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Editorial: Kestrel forest project has many benefits


Monday, February 27, 2017

The Kestrel Land Trust’s latest project, a 161-acre “demonstration forest” in Pelham, is an extensive partnership that preserves the land, including its use for recreation, while creating an educational laboratory to test theories about the impacts of a changing climate.

The Buffam Brook Community Forest comprises three parcels of land along Buffam and Boyden roads which were purchased for about $585,000. They are west of the Quabbin Reservoir and border about 1,000 acres of protected watershed land.

Kestrel worked with officials in Pelham, which contributed $100,000 in Community Preservation Act money, and the University of Massachusetts Department of Environmental Conservation in shaping a project that will have multiple benefits. The U.S. Forest Service awarded a $257,000 grant as part of its support for forest management that provides educational, recreational and economic benefits.

Retired Congressman John Olver of Amherst, one of the three landowners whose property was bought, is a key proponent of protecting the forest. “This Pelham Community Forest will be a living laboratory to demonstrate the climate action benefits of sustainable forestry,” he said.

In addition to forest land, the property is a habitat for wildlife, including moose, black bears and amphibians.

Kat Deely, community conservation manager for Kestrel, says the project balances public access and active management of a forested area. “This is ... thinking about ways the community can both have access to open space for passive recreation and the town itself can be generating revenue, and the ecological system can benefit.”

Dana MacDonald, chairman of the Pelham Conservation Commission, echoed the enthusiasm for a project that benefits many people and continues the land’s use as a sustainable source of wood through selective logging. Local residents appreciate that the forest will remain open for hiking, cross country skiing, birding and hunting, where permitted by state regulations, MacDonald said. “This project really reflects how land and open space is utilized in Pelham.”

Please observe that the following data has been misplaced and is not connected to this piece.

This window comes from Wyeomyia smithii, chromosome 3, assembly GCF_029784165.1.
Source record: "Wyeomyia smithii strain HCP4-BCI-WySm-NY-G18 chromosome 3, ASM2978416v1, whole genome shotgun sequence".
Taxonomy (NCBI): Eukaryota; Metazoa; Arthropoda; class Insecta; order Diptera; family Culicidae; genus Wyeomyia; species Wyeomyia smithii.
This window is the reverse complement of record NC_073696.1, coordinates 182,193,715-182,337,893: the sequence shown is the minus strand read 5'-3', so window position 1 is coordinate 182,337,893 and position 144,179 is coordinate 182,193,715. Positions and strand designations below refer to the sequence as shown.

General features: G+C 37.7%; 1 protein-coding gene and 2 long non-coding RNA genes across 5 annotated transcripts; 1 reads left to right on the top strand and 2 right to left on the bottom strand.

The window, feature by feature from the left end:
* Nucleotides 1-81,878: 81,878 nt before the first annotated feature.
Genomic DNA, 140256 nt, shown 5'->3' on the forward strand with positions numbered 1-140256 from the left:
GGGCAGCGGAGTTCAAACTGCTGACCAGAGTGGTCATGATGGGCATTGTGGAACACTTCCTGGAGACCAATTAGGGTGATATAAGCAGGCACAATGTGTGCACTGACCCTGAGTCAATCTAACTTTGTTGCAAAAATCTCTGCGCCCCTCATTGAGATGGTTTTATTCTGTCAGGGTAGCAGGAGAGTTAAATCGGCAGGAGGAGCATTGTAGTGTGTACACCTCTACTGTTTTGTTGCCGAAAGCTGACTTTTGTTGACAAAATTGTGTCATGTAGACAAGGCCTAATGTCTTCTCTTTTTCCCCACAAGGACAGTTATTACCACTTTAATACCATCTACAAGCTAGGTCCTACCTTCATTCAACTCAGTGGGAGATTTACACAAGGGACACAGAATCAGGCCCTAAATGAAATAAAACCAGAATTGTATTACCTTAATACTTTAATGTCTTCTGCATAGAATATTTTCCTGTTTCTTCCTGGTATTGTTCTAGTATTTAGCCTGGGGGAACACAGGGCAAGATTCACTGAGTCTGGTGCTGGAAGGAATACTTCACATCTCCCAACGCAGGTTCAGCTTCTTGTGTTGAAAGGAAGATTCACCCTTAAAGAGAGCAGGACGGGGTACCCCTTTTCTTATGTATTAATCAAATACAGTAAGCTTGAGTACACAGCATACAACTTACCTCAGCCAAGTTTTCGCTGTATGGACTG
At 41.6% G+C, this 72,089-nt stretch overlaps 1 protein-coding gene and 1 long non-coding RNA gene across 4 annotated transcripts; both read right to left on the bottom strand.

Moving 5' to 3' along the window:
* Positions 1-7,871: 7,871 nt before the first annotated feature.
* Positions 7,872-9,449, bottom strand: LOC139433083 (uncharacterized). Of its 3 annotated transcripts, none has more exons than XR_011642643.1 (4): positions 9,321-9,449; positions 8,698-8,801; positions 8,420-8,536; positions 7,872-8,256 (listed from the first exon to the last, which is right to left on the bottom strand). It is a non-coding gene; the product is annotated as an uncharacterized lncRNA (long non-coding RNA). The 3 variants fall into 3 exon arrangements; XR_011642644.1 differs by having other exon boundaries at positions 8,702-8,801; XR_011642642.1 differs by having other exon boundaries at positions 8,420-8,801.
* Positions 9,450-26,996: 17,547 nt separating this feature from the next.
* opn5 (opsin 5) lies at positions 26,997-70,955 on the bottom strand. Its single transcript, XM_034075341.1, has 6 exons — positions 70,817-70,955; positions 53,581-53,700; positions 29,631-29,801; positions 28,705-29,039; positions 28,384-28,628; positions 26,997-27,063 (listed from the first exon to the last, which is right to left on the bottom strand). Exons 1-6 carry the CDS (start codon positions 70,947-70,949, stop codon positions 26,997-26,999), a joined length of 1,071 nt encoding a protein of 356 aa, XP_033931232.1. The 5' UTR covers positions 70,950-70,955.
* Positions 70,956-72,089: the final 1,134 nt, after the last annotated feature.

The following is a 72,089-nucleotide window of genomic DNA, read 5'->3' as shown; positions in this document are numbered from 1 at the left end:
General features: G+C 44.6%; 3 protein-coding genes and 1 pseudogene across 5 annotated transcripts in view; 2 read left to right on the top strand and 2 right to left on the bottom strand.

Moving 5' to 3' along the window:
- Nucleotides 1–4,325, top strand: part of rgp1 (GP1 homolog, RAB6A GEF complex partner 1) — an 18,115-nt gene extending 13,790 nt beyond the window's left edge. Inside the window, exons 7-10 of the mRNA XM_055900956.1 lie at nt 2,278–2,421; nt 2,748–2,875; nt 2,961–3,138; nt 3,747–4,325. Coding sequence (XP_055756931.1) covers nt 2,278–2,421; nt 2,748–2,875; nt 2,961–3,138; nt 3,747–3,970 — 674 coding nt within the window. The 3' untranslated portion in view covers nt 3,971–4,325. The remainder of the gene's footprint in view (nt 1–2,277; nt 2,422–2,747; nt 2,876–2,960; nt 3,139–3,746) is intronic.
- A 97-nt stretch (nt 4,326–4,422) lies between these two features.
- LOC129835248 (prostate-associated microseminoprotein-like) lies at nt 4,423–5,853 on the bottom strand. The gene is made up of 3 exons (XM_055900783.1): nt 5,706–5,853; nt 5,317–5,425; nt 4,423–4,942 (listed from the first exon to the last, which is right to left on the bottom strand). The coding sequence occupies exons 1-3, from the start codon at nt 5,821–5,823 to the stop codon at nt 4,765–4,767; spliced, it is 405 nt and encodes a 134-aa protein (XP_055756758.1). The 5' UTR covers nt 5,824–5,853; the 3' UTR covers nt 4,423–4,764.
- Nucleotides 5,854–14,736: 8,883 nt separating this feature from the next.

This is the second demonstration forest in Massachusetts, with the other in Sturbridge.  An advisory group of community volunteers, including professional foresters and other experts at UMass, will work this spring to develop a stewardship plan for the Buffam Brook Community Forest, with an emphasis on protecting it from the effects of potential storms such as floods, hurricanes, tornadoes and droughts caused by changes in climate. Among the goals is diversifying the age and species of trees to allow for quicker recovery from a devastating storm.

Paul Catanzaro, an assistant professor at UMass whose forest measurements students helped catalog trees, other plants and wildlife, says, “The size of the properties and the forest on them is very typical for Massachusetts, which is its strength. The Buffam Brook Community Forest provides an excellent opportunity to demonstrate different forest stewardship techniques that landowners can implement on their own land to increase forest resiliency. It also provides the chance to monitor the forest over time so that we can better understand the forests’ response to the challenges they face.”

The demonstration forest will be used for programs that teach management techniques to owners of other similar land. And Kestrel will work with Pelham and other organizations, such as the Hitchcock Center for the Environment in Amherst, to provide an outdoor classroom for children.

That “will give the community of Pelham the opportunity to engage residents to enjoy and learn from the forest in a way that is not always possible on private protected lands,” says Kristin DeBoer, executive director of the land trust which is based in Amherst.

This is the second major conservation project in Pelham announced recently by Kestrel. In December, it received an $85,000 state grant to protect 52 acres along the east side of Arnold Road which is adjacent to other conservation areas. It will connect a series of hiking trails and preserve habitat for wildlife including white-tail deer, wild turkey and other game species for hunters. 

Kestrel Land Trust now has protected some 20,000 acres of wildlands, woodlands, farmlands and riverlands since it was established in 1970 and merged with the Valley Land Fund in 2011. This latest demonstration forest highlights Kestrel’s innovative approach to conservation and education.